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Saturday, February 8th, 2003


 

The 25th Hour

by David Benioff

A review by Chris Bolton

Envy has a brutal right hook that drops me to the mat every time. It never swings harder than when I read about a young writer who has "made it" while I continue to struggle. I don't want to name names, but several of these writers (jonathansafranfoer) rub me the wrong way (jonathansafranfoer), especially when it's clear that at least part of their success is due to connections, such as prominent creative writing teachers who offer their gilded names for cover blurbs (jonathansafranfoer). The ultimate proof, of course, is the value of the work itself, and my envy never gets stronger or more bitter than when the work itself fails to live up to the hype (as in the case of, oh, say, jonathansafranfoer).

On occasion, however, the work outshines the hype. Such is the case with David Benioff, whose first published book, The 25th Hour, was well-reviewed but wasn't a runaway bestseller. Nonetheless, Benioff sold the film rights to Tobey Maguire (yes, Spider-Man) and adapted the screenplay himself. The movie was directed by Spike Lee and released this year to respectful reviews and mediocre box-office receipts. Benioff's screenwriting career, meanwhile, has skyrocketed: he recently sold a script for $1.8 million, to be directed by David (Fight Club) Fincher.

Some may argue that the work alone should be the subject of a review, not the hype surrounding it or even the author. But we don't live in a vacuum; despite the writer's best intentions, the publicity and mythology inform the work itself. If we come to an overpraised first novel with knives out (say, something by jonathansafranfoer), it's true, we're likely to draw blood. The best such books overcome their hype and in this instance, Benioff emerges victorious.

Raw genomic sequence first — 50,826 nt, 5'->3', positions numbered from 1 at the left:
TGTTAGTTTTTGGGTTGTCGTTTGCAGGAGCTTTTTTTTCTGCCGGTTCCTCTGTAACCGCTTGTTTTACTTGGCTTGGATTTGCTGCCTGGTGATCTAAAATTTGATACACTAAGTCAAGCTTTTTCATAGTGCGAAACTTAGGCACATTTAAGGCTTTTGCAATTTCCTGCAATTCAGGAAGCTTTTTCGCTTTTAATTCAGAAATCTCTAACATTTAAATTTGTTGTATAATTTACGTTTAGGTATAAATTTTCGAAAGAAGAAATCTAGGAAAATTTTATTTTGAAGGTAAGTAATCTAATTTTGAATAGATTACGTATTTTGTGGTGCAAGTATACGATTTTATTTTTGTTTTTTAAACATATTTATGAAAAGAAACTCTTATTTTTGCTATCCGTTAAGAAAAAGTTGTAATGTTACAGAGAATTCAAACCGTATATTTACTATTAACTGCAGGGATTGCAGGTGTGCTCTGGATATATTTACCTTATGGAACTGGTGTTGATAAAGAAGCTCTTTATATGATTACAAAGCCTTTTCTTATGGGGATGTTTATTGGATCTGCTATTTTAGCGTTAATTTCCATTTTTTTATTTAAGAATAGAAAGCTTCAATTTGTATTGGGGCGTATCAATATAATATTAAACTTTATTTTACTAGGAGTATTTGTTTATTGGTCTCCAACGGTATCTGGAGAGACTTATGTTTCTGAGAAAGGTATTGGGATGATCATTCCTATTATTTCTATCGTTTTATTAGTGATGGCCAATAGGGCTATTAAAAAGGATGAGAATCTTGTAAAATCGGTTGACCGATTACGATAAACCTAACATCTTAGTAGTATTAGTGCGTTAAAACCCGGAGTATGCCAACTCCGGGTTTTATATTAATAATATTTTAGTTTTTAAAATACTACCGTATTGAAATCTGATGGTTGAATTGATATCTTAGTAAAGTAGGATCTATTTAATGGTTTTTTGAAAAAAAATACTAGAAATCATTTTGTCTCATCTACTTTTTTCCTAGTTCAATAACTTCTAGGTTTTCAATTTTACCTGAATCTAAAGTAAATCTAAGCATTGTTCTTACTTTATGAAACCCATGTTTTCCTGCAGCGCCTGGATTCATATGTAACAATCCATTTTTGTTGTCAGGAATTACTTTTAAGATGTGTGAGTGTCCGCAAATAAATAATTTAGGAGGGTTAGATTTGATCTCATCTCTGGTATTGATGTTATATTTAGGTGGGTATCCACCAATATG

The 25th Hour begins with 23-year-old drug dealer Monty Brogan stopping on the West Side Highway to put an abandoned pit bull out of its misery: "A crippled castoff, left ear chewed to mince, hide scored with dozens of cigarette burns..." But the battered dog turns out to have some fight in him:

[Monty] leaned a little closer and the dog scrambled upright, lunged for the man's face, came close enough that Monty, stumbling frantically backward, could smell the dog's foul breath. The effort left the pit bull panting, his compact, muscular frame quivering with each rasped breath. But he remained in his crouch, watching the two men, his ears, the mangled and the good, drawn back against his skull.

Impressed with the animal's fighting spirit, Monty saves the dog and keeps him as a pet. Later, Monty reveals that saving Doyle was the most selfless thing he'd ever done; it's also clear that he sees something of himself in the dog's unwillingness to lay down and die when expected.

The rest of the novel follows Monty's last twenty-four hours of freedom; in the twenty-fifth hour, he will report to prison to begin a seven-year term. Monty's longtime friends, Jakob and Slattery; his girlfriend, Naturelle; and his father, a retired fireman, all struggle with their own lives and concerns even as they deal with how to bid farewell to Monty.